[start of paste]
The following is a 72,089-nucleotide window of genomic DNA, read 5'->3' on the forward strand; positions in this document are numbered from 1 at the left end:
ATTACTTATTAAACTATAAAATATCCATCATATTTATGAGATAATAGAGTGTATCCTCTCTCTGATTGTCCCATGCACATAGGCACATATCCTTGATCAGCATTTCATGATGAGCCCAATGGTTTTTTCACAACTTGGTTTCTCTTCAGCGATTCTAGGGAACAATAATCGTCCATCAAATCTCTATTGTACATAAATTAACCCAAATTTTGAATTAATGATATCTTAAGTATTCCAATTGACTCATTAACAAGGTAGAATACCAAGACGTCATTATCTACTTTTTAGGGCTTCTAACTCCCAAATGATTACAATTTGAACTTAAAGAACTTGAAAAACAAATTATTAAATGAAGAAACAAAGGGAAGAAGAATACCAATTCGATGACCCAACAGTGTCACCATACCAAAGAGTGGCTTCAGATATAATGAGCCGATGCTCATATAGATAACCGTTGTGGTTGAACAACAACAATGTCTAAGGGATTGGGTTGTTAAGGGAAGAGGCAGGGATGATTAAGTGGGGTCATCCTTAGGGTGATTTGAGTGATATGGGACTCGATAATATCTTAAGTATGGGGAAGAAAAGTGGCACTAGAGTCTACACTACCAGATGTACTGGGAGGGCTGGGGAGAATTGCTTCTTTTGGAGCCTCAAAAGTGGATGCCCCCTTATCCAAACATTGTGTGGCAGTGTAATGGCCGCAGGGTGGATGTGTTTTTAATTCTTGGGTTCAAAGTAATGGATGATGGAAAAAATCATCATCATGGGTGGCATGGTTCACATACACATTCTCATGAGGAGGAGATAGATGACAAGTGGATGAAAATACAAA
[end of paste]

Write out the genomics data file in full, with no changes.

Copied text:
The following is a 72,089-nucleotide window of genomic DNA, read 5'->3' on the forward strand; positions in this document are numbered from 1 at the left end:
ATTACTTATTAAACTATAAAATATCCATCATATTTATGAGATAATAGAGTGTATCCTCTCTCTGATTGTCCCATGCACATAGGCACATATCCTTGATCAGCATTTCATGATGAGCCCAATGGTTTTTTCACAACTTGGTTTCTCTTCAGCGATTCTAGGGAACAATAATCGTCCATCAAATCTCTATTGTACATAAATTAACCCAAATTTTGAATTAATGATATCTTAAGTATTCCAATTGACTCATTAACAAGGTAGAATACCAAGACGTCATTATCTACTTTTTAGGGCTTCTAACTCCCAAATGATTACAATTTGAACTTAAAGAACTTGAAAAACAAATTATTAAATGAAGAAACAAAGGGAAGAAGAATACCAATTCGATGACCCAACAGTGTCACCATACCAAAGAGTGGCTTCAGATATAATGAGCCGATGCTCATATAGATAACCGTTGTGGTTGAACAACAACAATGTCTAAGGGATTGGGTTGTTAAGGGAAGAGGCAGGGATGATTAAGTGGGGTCATCCTTAGGGTGATTTGAGTGATATGGGACTCGATAATATCTTAAGTATGGGGAAGAAAAGTGGCACTAGAGTCTACACTACCAGATGTACTGGGAGGGCTGGGGAGAATTGCTTCTTTTGGAGCCTCAAAAGTGGATGCCCCCTTATCCAAACATTGTGTGGCAGTGTAATGGCCGCAGGGTGGATGTGTTTTTAATTCTTGGGTTCAAAGTAATGGATGATGGAAAAAATCATCATCATGGGTGGCATGGTTCACATACACATTCTCATGAGGAGGAGATAGATGACAAGTGGATGAAAATACAAA